Actually, this was less intent on romance, though there was an element of that when Eleanor strikes up a friendship with the sickly Frank (Caleb Landry Jones) and threatens to blab all her secrets to him, and more on the parental relationship when the offspring is the more responsible one. With its British setting in an off season seaside town, Byzantium was oddly reminiscent of A Taste of Honey in its premise, not the supernatural business but Clara depending on her daughter more than her daughter depends on her, and this leads them to drift apart, except the classic sixties kitchen sink movie did not have the two characters reunite when some authority or other arrives in town to bring them to justice.

That's male vampire on female vampire justice, it should be pointed out, as nobody from the actual police appears to investigate the spate of fluid-drained bodies presumably doted around the country, though this was a story most interested in its own mythology rather than one reaching for social realism. This was in spite of a tone aiming through Neil Jordan's direction to be as downbeat, therefore as convincing, as possible, as if he was trying to retool his work for Interview with the Vampire with an authentic female slant, and that had Tom Cruise played by Arterton and Brad Pitt as Ronan, their most obvious movie star counterparts of around twenty years later. Or maybe not, but Arterton appeared to be having a lot more fun than her co-star.

Saoirse barely smiled once throughout the entirety of her screen time, and was such a moping presence that she brought the rest of the movie down to that level, not anything she was not required to do by the script, but you did feel the heart sink a little when the plot returned to Eleanor and her thwarted attempts at self-expression. Gemma's was, by contrast, a far more vibrant performance, and lifted the moody atmosphere considerably whenever she sprung into action as she persuades a local loser (Daniel Mays) to allow her and her daughter to move into his empty hotel home and turn the place into a brothel. Meanwhile, Eleanor brings unwise atttention when the essay she wrote for Frank is submitted by him against her wishes to the school she is tentatively attending, even though she really has no reason to other than to keep the story plodding along. With flashbacks to two hundred years ago and the ladies' transformation via a magical island, Byzantium threatens to become more absorbing than it eventually is, though Arterton's energy kept it watchable. Music by Javier Navarrete.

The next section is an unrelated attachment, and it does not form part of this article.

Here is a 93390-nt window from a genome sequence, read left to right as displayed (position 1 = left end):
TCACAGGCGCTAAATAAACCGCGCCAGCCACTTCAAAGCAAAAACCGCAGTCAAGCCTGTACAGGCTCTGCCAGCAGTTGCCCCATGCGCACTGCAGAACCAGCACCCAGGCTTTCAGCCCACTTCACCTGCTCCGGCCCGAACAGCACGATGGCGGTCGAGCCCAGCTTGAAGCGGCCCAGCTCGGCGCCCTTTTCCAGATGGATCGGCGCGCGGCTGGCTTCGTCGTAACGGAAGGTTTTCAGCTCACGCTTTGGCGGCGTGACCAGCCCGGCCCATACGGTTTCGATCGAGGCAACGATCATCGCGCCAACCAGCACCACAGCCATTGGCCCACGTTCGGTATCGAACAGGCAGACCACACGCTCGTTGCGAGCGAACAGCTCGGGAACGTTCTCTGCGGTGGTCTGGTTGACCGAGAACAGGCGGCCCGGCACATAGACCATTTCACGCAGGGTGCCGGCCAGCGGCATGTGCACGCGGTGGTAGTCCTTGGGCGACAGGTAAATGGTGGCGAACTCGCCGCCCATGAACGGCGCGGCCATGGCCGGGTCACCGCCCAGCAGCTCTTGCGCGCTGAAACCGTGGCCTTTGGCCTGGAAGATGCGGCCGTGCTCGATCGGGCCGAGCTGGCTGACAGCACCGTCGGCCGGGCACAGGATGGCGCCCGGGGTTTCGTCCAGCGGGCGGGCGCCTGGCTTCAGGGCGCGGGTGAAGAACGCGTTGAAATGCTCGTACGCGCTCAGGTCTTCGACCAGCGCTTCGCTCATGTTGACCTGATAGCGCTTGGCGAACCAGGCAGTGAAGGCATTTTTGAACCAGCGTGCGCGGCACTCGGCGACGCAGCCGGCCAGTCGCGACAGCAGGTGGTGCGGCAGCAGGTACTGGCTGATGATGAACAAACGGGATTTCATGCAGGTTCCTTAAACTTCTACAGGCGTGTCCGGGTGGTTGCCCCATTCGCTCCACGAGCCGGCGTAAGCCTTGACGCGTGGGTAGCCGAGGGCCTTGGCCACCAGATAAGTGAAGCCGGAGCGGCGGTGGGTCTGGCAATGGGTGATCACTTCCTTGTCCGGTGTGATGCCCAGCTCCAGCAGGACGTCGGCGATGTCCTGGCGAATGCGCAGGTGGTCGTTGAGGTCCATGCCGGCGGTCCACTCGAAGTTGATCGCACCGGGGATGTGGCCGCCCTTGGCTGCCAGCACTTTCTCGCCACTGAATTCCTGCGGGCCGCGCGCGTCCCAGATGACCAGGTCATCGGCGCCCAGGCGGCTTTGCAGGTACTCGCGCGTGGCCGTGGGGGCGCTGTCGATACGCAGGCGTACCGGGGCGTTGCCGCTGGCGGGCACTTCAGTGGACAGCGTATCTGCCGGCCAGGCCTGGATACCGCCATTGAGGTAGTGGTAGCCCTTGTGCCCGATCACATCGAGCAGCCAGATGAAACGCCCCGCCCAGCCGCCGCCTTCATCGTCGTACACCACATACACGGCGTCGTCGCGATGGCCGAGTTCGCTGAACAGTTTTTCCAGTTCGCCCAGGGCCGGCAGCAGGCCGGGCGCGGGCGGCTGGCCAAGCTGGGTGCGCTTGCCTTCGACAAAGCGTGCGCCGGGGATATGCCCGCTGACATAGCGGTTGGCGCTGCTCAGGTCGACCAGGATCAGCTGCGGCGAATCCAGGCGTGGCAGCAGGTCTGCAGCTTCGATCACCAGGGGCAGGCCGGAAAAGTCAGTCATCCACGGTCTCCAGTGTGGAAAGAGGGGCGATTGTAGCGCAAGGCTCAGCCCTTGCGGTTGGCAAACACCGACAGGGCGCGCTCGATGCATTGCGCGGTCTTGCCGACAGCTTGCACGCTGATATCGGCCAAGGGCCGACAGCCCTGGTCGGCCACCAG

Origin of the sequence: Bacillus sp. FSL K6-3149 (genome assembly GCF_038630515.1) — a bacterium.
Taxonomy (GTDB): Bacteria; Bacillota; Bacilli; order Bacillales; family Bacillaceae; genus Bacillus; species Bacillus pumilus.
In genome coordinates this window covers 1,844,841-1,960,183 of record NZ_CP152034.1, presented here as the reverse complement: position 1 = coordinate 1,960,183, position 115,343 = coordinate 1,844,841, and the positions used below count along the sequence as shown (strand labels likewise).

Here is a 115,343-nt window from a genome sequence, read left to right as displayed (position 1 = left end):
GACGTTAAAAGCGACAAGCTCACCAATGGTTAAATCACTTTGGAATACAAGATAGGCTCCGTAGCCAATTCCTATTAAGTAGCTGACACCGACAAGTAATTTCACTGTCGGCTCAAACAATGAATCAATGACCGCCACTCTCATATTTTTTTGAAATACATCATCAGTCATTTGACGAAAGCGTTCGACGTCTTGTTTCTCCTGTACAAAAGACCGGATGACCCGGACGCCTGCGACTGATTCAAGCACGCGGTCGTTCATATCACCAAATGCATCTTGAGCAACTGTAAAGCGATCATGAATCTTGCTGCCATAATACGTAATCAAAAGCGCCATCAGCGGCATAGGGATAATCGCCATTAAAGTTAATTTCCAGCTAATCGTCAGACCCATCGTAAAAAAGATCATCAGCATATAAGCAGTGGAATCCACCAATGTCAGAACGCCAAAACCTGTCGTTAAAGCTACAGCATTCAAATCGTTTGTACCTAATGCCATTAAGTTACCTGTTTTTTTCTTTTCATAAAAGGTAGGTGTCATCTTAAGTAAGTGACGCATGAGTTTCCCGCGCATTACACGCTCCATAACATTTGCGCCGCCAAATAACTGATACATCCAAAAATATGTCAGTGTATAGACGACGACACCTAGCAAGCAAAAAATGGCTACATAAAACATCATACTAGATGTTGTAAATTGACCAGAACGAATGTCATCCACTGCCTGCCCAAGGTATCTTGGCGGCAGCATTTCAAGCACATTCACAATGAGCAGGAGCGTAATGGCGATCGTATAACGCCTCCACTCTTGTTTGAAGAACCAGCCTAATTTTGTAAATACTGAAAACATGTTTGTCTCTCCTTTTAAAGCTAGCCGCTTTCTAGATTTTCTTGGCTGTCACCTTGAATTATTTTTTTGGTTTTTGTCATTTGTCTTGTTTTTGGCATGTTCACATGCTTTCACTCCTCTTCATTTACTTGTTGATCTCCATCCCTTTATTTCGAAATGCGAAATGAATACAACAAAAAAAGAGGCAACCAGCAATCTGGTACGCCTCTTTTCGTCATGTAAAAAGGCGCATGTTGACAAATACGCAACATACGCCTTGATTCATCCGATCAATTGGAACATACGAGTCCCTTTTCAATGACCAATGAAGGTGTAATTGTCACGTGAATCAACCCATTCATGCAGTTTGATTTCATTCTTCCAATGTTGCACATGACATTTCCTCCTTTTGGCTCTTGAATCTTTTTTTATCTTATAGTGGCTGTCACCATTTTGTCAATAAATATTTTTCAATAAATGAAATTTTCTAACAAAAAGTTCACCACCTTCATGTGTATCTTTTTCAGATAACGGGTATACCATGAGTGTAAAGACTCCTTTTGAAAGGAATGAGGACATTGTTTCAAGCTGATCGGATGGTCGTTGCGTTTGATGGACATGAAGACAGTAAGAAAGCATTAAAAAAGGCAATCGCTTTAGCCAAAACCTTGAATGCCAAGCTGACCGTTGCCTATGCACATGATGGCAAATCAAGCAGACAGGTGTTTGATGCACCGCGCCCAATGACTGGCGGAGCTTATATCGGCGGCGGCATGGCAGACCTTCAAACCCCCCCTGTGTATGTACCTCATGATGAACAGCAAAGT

Reviewer: Graeme Clark

 

This review has been viewed 1554 time(s).

As a member you could Rate this film

 
Review Comments (0)


Untitled 1

Login
  Username:
 
  Password:
 
   
 
Forgotten your details? Enter email address in Username box and click Reminder. Your details will be emailed to you.
   

Latest Poll
Which star is the best at shouting?
Arnold Schwarzenegger
Brian Blessed
Tiffany Haddish
Steve Carell
Olivia Colman
Captain Caveman
Sylvester Stallone
Gerard Butler
Samuel L. Jackson
Bipasha Basu
   
 
   

Recent Visitors
Graeme Clark
Darren Jones
Andrew Pragasam
  Mick Stewart
Enoch Sneed
  Dsfgsdfg Dsgdsgsdg
  Hannah Prosser
  Butch Elliot
   

 

Last Updated: